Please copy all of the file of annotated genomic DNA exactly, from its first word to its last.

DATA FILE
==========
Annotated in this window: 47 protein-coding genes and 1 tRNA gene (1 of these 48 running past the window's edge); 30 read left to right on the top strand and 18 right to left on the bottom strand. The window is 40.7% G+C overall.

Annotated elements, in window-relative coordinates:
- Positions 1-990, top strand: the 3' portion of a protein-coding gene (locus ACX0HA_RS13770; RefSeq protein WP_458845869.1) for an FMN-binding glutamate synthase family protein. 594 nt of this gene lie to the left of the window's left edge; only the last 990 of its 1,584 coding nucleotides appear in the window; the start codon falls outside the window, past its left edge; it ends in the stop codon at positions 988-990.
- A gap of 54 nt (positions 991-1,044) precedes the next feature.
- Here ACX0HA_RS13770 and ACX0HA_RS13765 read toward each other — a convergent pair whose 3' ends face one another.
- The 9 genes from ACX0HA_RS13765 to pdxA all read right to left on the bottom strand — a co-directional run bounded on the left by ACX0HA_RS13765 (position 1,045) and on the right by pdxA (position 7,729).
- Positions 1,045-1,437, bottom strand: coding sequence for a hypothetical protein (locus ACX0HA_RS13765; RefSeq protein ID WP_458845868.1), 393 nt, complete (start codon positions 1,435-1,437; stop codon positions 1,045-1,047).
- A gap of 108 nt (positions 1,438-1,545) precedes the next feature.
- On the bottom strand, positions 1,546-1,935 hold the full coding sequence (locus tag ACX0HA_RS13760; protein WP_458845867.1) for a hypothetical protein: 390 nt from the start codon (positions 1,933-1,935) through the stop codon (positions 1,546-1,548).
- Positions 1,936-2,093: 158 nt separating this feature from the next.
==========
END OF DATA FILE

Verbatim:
Annotated in this window: 47 protein-coding genes and 1 tRNA gene (1 of these 48 running past the window's edge); 30 read left to right on the top strand and 18 right to left on the bottom strand. The window is 40.7% G+C overall.

Annotated elements, in window-relative coordinates:
- Positions 1-990, top strand: the 3' portion of a protein-coding gene (locus ACX0HA_RS13770; RefSeq protein WP_458845869.1) for an FMN-binding glutamate synthase family protein. 594 nt of this gene lie to the left of the window's left edge; only the last 990 of its 1,584 coding nucleotides appear in the window; the start codon falls outside the window, past its left edge; it ends in the stop codon at positions 988-990.
- A gap of 54 nt (positions 991-1,044) precedes the next feature.
- Here ACX0HA_RS13770 and ACX0HA_RS13765 read toward each other — a convergent pair whose 3' ends face one another.
- The 9 genes from ACX0HA_RS13765 to pdxA all read right to left on the bottom strand — a co-directional run bounded on the left by ACX0HA_RS13765 (position 1,045) and on the right by pdxA (position 7,729).
- Positions 1,045-1,437, bottom strand: coding sequence for a hypothetical protein (locus ACX0HA_RS13765; RefSeq protein ID WP_458845868.1), 393 nt, complete (start codon positions 1,435-1,437; stop codon positions 1,045-1,047).
- A gap of 108 nt (positions 1,438-1,545) precedes the next feature.
- On the bottom strand, positions 1,546-1,935 hold the full coding sequence (locus tag ACX0HA_RS13760; protein WP_458845867.1) for a hypothetical protein: 390 nt from the start codon (positions 1,933-1,935) through the stop codon (positions 1,546-1,548).
- Positions 1,936-2,093: 158 nt separating this feature from the next.